Smart Outsourcing, Dumb Outsourcing
Clyde Prestowitz is the author of Rogue Nation: American Unilateralism and the Failure of Good Intentions. He is also president of the Economic Strategy Institute and was a trade negotiator in the Reagan administration.
Washington — The recent statement by United States Council of Economic Advisors Chairman Greg Mankiw in the president’s annual economic report that outsourcing of jobs abroad is good for the American economy has unleashed a debate in which all sides are talking nonsense.
Political leaders of both parties called for Mankiw’s head and submitted a series of protectionist proposals requiring contractors doing any government-related work to have the work done in the US by American workers. Economists, on the other hand, rushed to Mankiw’s defense, emphasizing that, backward as it might sound, his assertion was exactly right in terms of the doctrine of free trade. Meanwhile, a number of business consultants specializing in facilitating outsourcing attempted to downplay the whole issue by arguing not only that outsourcing is good for the US economy but also that it is really no big deal because only a relatively small number (about 300,000) of jobs have been outsourced to date.
The problem for the consultants is that the eagerness with which they are marketing their outsourcing facilitation services belies the argument that it is a phenomenon of minor significance. In fact, it is a very big deal that is only going to get bigger, with far-reaching implications.
While the debate has recently come to a boil in the context of movement of call centers, back-office data processing and other service jobs to India and other low-wage countries, the outsourcing phenomenon has been gathering momentum for a long time. It really began in the 1950s when US apparel makers began sourcing increasing amounts of their product offering from Hong Kong, Korea and other Asian tigers. A key harbinger for the future was the 1975 decision of Ampex, the American company that then had a complete monopoly on video recording technology, to license and outsource the production of its videotape-recording and VCR production to Japanese companies such as Sony and Toshiba. Within a short time, the Japanese not only came to dominate the business (as Ampex barely survived on royalties from its technology licenses), but they also used it as a springboard to become major players in the production of semiconductors for which VCRs provided a huge market.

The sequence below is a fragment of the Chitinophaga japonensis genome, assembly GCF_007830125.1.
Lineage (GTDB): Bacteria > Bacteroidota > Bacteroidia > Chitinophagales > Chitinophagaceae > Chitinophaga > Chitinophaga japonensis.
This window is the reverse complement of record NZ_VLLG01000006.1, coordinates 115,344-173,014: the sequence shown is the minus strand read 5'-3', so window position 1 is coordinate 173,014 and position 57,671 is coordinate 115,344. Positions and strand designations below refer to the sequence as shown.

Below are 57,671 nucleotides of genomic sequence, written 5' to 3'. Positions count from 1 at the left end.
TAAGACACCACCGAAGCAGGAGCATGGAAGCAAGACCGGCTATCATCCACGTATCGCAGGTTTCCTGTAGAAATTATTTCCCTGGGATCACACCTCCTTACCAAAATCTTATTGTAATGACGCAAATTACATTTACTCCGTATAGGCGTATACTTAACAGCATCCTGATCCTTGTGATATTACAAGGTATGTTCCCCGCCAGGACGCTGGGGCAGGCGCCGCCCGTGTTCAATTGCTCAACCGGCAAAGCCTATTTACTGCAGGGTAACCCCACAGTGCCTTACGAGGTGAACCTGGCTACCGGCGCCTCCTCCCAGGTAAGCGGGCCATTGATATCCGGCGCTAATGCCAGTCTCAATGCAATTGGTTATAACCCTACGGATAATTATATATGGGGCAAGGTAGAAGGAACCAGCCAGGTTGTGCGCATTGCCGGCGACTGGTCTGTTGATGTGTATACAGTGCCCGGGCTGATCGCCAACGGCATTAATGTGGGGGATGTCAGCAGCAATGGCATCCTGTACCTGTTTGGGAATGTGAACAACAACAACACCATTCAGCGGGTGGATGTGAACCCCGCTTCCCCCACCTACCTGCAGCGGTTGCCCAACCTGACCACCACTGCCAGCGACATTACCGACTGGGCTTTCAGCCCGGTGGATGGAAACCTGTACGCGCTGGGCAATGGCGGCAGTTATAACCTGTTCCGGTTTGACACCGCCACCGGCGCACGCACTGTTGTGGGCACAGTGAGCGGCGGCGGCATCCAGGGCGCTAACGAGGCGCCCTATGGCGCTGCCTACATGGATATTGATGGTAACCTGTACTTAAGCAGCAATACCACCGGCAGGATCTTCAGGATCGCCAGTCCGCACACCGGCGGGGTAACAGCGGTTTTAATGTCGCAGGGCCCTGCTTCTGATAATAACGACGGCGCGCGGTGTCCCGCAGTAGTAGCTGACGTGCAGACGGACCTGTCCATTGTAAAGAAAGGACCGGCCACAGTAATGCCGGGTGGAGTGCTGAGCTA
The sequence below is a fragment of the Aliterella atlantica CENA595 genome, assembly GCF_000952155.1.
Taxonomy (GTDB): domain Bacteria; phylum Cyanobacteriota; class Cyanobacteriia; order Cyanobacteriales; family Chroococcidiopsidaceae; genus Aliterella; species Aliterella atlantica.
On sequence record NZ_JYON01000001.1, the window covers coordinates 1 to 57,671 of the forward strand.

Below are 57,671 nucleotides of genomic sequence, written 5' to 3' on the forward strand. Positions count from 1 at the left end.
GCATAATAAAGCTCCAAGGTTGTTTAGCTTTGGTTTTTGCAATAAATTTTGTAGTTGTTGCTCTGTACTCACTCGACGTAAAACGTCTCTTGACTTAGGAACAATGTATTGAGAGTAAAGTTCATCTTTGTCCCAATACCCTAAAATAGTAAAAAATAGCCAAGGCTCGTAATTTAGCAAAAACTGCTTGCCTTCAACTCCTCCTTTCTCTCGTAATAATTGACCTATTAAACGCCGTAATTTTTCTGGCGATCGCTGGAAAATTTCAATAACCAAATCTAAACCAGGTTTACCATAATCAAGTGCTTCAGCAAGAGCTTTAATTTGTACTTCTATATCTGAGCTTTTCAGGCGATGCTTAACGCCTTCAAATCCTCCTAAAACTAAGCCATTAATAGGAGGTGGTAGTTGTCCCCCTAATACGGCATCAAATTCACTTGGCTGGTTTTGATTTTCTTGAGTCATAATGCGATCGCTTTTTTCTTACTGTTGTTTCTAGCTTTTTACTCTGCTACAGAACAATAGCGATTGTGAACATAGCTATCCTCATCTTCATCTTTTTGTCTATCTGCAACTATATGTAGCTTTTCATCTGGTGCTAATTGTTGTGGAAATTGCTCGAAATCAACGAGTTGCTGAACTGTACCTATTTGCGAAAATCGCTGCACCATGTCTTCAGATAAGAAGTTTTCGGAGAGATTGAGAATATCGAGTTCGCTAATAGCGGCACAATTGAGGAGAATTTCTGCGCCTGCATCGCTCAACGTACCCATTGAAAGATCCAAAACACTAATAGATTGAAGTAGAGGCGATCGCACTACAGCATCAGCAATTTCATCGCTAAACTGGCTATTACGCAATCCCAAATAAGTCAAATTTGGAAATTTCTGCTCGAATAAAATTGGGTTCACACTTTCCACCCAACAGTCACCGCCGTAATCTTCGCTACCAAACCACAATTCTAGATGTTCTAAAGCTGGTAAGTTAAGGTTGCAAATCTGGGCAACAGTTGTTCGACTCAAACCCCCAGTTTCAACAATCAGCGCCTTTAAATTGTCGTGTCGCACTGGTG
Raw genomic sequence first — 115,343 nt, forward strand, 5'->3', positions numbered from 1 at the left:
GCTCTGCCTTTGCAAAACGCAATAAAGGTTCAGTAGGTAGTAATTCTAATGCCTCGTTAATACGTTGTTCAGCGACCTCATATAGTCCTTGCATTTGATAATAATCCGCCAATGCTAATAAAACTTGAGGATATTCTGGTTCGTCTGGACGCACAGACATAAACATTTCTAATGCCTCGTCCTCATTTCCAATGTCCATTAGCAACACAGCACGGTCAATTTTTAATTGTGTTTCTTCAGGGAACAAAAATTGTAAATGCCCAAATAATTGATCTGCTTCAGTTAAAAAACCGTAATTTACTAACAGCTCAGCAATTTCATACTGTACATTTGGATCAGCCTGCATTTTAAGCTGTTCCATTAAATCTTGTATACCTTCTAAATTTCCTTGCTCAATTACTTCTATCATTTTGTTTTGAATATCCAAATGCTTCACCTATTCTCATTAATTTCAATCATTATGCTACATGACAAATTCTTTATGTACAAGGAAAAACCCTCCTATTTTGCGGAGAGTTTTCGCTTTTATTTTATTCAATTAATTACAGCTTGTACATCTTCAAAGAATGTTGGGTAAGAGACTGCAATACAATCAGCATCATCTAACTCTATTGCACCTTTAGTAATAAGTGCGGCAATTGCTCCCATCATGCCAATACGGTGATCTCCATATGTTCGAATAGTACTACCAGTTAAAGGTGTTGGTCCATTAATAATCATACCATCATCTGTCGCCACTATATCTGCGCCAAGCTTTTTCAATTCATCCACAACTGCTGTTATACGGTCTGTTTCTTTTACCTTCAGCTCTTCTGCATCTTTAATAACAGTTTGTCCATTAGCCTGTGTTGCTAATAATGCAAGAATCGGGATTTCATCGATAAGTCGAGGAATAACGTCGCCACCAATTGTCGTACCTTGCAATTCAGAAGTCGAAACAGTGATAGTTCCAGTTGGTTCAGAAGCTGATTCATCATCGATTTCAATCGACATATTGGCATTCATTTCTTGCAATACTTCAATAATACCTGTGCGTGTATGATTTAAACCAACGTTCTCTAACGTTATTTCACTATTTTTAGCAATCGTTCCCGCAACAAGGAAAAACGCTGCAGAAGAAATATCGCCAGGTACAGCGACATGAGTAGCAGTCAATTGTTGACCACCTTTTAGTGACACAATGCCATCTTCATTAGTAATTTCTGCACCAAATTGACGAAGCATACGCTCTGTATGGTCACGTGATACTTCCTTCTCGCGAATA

In the ensuing 25 years, US manufacturing of both low- and high-tech products moved steadily offshore, with the result that today about 40 percent of the manufactured products sold in the US are produced abroad. Because these imports are not matched by any similar US production of goods or services going to foreign markets, the US now has a trade deficit (technically a current account deficit) of about $600 billion annually. A well-known rule-of-thumb calculation is that every billion dollars of exports creates about 20,000 jobs in the US economy. On that basis, outsourcing can be said to have moved about 12 million US jobs offshore. Even if the number is half that, it is still quite substantial and far above the 300,000 figure currently being cited in many commentaries.